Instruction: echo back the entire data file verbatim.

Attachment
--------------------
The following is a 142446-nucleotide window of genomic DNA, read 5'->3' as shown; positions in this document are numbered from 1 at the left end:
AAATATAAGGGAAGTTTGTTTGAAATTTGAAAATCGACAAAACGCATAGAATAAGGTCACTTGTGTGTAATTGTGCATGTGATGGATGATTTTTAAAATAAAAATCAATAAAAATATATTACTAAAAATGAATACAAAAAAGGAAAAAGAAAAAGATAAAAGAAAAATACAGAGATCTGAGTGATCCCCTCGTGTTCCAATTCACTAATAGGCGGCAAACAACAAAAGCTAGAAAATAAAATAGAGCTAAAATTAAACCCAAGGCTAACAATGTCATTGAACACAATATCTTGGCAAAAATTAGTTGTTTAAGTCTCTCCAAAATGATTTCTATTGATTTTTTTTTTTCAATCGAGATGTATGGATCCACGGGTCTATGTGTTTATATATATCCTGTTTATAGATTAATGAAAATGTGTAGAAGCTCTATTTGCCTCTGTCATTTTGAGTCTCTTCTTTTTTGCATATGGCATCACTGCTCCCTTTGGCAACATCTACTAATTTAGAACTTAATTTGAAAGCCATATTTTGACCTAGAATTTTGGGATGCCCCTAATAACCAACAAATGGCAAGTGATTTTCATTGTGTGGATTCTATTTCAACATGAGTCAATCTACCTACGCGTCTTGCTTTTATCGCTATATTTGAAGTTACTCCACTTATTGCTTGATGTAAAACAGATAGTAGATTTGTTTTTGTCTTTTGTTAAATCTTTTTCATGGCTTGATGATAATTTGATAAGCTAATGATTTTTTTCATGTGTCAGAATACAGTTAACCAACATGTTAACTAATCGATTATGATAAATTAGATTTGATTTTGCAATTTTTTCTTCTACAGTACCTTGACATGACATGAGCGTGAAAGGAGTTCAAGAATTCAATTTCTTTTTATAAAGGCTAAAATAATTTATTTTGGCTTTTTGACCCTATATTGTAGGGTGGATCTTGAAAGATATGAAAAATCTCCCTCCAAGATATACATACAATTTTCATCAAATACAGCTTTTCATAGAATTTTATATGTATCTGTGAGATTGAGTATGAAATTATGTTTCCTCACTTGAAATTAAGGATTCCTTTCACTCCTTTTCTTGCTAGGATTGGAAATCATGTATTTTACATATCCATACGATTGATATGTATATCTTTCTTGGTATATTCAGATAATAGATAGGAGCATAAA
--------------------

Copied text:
The following is a 142446-nucleotide window of genomic DNA, read 5'->3' as shown; positions in this document are numbered from 1 at the left end:
AAATATAAGGGAAGTTTGTTTGAAATTTGAAAATCGACAAAACGCATAGAATAAGGTCACTTGTGTGTAATTGTGCATGTGATGGATGATTTTTAAAATAAAAATCAATAAAAATATATTACTAAAAATGAATACAAAAAAGGAAAAAGAAAAAGATAAAAGAAAAATACAGAGATCTGAGTGATCCCCTCGTGTTCCAATTCACTAATAGGCGGCAAACAACAAAAGCTAGAAAATAAAATAGAGCTAAAATTAAACCCAAGGCTAACAATGTCATTGAACACAATATCTTGGCAAAAATTAGTTGTTTAAGTCTCTCCAAAATGATTTCTATTGATTTTTTTTTTTCAATCGAGATGTATGGATCCACGGGTCTATGTGTTTATATATATCCTGTTTATAGATTAATGAAAATGTGTAGAAGCTCTATTTGCCTCTGTCATTTTGAGTCTCTTCTTTTTTGCATATGGCATCACTGCTCCCTTTGGCAACATCTACTAATTTAGAACTTAATTTGAAAGCCATATTTTGACCTAGAATTTTGGGATGCCCCTAATAACCAACAAATGGCAAGTGATTTTCATTGTGTGGATTCTATTTCAACATGAGTCAATCTACCTACGCGTCTTGCTTTTATCGCTATATTTGAAGTTACTCCACTTATTGCTTGATGTAAAACAGATAGTAGATTTGTTTTTGTCTTTTGTTAAATCTTTTTCATGGCTTGATGATAATTTGATAAGCTAATGATTTTTTTCATGTGTCAGAATACAGTTAACCAACATGTTAACTAATCGATTATGATAAATTAGATTTGATTTTGCAATTTTTTCTTCTACAGTACCTTGACATGACATGAGCGTGAAAGGAGTTCAAGAATTCAATTTCTTTTTATAAAGGCTAAAATAATTTATTTTGGCTTTTTGACCCTATATTGTAGGGTGGATCTTGAAAGATATGAAAAATCTCCCTCCAAGATATACATACAATTTTCATCAAATACAGCTTTTCATAGAATTTTATATGTATCTGTGAGATTGAGTATGAAATTATGTTTCCTCACTTGAAATTAAGGATTCCTTTCACTCCTTTTCTTGCTAGGATTGGAAATCATGTATTTTACATATCCATACGATTGATATGTATATCTTTCTTGGTATATTCAGATAATAGATAGGAGCATAAA